How I Pick What to SRS

Fellow Japanese learners have started to contact me saying they’re trying my reading method!  やった!  But the people trying it largely seem to be under the impression they should be picking the stuff they don’t know!  Eeeps!  Do not torture yourselves, fellow Japanese learners!  I don’t want to be responsible for making you hate reading and not learning!

Guess I should let you know what I pick to SRS (and why)!

So, as I said in this post on how I read to have fun and learn, as I’m reading a book, I use sticky tabs to mark words or sentences or conversations to SRS later.  (If you’re looking for a good SRS program, I use and super-recommend Anki.)  But, I don’t just choose things willy-nilly.  Oh no.  There’s a rhyme and reason for everything I do (and don’t) pick.

What do I SRS?

  • Parts I totally understand. I read something and understand it.  I know the grammar and the vocab, and I think it would be good to review, to really cement in there and get a feel for how the words are used.  You know, the context they’re used in, what words are often used with which other words, etc.
  • Parts I mostly understand but there are 1 or 2 new vocab words or a new grammar concept in there. I think the new vocab word/grammar concept would be really handy/useful/interesting.  It’s in a good context- I can almost infer the meaning of the  new word/concept because I know the words around it.  This makes learning them a hundred billion times easier and faster than trying to learn them in a whole sentence full of unknown words.

    I understand all but うんこ, and I can infer what it means. And it's funny. I'ma SRS it!

What don’t I SRS?

  • Parts I don’t understand at all. If I don’t get any of it, I’m not going to look it all up word-by-word in the middle of reading and interrupt my reading mojo, I’m probably not going to feel like looking it up to put into my SRS deck later, and I’m reallllly not going to feel like failing that same card over and over again.  “I have no clue what the heck this says, let me put it in my SRS so I can torture myself trying to memorize/learn the whole thing at once, time and time again.”  No thanks.
  • Parts with more than 2 new words or grammar concepts. For the same reasons as above.  I find that for me, putting more than 2 new words in a sentence really slows down my learning.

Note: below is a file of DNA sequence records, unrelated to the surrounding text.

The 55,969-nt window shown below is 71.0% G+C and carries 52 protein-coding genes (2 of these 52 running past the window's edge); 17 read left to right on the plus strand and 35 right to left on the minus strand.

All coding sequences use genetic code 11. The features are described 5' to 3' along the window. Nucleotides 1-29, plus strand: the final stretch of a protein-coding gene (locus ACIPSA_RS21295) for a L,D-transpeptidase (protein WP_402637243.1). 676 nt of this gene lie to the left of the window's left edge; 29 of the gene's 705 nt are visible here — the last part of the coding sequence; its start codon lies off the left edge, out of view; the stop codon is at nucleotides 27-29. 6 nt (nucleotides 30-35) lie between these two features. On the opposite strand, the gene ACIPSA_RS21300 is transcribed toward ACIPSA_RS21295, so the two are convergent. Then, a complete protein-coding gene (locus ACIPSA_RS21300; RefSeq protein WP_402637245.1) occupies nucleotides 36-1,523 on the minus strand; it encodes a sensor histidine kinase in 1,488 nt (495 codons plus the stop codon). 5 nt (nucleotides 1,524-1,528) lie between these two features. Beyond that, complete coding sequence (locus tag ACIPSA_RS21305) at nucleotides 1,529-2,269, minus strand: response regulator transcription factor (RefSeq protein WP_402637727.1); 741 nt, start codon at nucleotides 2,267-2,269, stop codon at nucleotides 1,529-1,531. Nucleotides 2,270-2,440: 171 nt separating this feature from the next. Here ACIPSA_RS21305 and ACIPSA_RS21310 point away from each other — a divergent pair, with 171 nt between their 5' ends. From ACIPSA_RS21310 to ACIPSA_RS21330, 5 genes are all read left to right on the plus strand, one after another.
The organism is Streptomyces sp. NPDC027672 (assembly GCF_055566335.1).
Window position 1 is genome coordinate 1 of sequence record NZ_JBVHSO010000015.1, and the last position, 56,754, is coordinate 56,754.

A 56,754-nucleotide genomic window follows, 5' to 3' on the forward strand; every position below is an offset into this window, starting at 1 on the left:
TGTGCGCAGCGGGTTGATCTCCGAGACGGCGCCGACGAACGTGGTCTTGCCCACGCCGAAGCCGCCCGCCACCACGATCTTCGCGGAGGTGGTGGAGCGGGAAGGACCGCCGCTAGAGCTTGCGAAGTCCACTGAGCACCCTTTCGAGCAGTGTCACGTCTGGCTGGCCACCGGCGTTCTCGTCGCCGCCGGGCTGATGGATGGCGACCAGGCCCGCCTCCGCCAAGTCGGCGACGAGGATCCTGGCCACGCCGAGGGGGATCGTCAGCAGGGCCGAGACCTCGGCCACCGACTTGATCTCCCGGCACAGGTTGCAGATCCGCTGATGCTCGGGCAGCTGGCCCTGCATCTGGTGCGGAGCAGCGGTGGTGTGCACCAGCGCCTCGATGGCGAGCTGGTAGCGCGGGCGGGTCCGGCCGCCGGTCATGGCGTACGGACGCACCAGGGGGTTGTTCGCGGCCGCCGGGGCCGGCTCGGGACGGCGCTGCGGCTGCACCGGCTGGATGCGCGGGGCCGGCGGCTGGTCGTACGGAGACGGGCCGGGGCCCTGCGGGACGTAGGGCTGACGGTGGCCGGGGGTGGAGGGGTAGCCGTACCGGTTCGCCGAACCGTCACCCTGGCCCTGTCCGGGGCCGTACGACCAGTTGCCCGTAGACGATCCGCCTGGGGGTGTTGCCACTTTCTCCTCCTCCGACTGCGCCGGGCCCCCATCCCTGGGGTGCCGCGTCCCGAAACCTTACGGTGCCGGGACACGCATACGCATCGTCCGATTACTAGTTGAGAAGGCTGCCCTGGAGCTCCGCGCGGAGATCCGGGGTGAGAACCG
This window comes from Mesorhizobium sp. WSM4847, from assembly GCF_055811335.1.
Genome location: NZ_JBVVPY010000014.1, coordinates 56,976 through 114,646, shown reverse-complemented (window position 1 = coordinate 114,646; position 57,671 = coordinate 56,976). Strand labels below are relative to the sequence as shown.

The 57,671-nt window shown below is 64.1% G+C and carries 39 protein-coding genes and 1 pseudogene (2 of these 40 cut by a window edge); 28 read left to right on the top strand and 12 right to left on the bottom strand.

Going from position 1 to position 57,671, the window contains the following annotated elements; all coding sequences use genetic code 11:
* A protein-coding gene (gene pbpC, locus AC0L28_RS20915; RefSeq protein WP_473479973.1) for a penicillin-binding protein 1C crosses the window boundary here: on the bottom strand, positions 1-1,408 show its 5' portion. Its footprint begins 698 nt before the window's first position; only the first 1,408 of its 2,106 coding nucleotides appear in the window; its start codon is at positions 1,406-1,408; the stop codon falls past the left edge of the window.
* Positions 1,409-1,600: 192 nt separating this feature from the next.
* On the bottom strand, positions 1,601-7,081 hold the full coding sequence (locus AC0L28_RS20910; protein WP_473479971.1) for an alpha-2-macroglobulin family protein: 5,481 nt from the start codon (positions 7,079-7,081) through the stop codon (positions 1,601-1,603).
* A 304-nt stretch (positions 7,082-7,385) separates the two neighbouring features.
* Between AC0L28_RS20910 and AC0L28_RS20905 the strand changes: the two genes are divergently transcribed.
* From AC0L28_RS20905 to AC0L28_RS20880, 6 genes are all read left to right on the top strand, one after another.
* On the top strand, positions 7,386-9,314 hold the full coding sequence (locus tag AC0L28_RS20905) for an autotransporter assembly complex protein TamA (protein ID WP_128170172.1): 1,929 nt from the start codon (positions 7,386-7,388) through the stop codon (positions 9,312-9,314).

• Parts I understand totally or mostly, but have no interest in. If it’s not new, interesting, or fun, I’m less likely to learn it, or to learn it much more slowly.  I can find something else more interesting on the next page, or the next.  Save myself some time and boredom.

    I have no idea what 80% of this means. Rather than torture myself looking up each kanji, I skip it.

This is just the way I do it because I’ve found it’s the most effective (and fun) for me.  I hope you find a way of reading to learn that’s easy and fun for you, too!  Maybe it’s like this, maybe it’s tweaked a little bit, maybe you think this is ridiculous and you try a different way that works for you.  Any way you do it, 頑張って!

This AJATT post has some great ideas for how/why to pick what to SRS.  (And perhaps more importantly, what to skip.)  I know, I’m citing AJATT/Khatzumoto a lot, but that’s because he’s got a ton of obscenely awesome ideas that lots of us can benefit from!  He also goes into a lot more detail than I do.  I think it also helps to get  multiple perspectives, give yourself something to build your own ideas off of!

The first snapshot in this post is from よつばと!, a cute, funny, and easy-to-read manga about the adventures of a little girl, Yotsuba.  The second snapshot in this post is from のだめカンタービレ, a funny and sweet manga about two very different students at a music school.  They are available in English as “Yotsuba&!” and “Nodame Cantabile”, respectively, which you won’t buy because you’ll be too busy reading them in Japanese, right? 🙂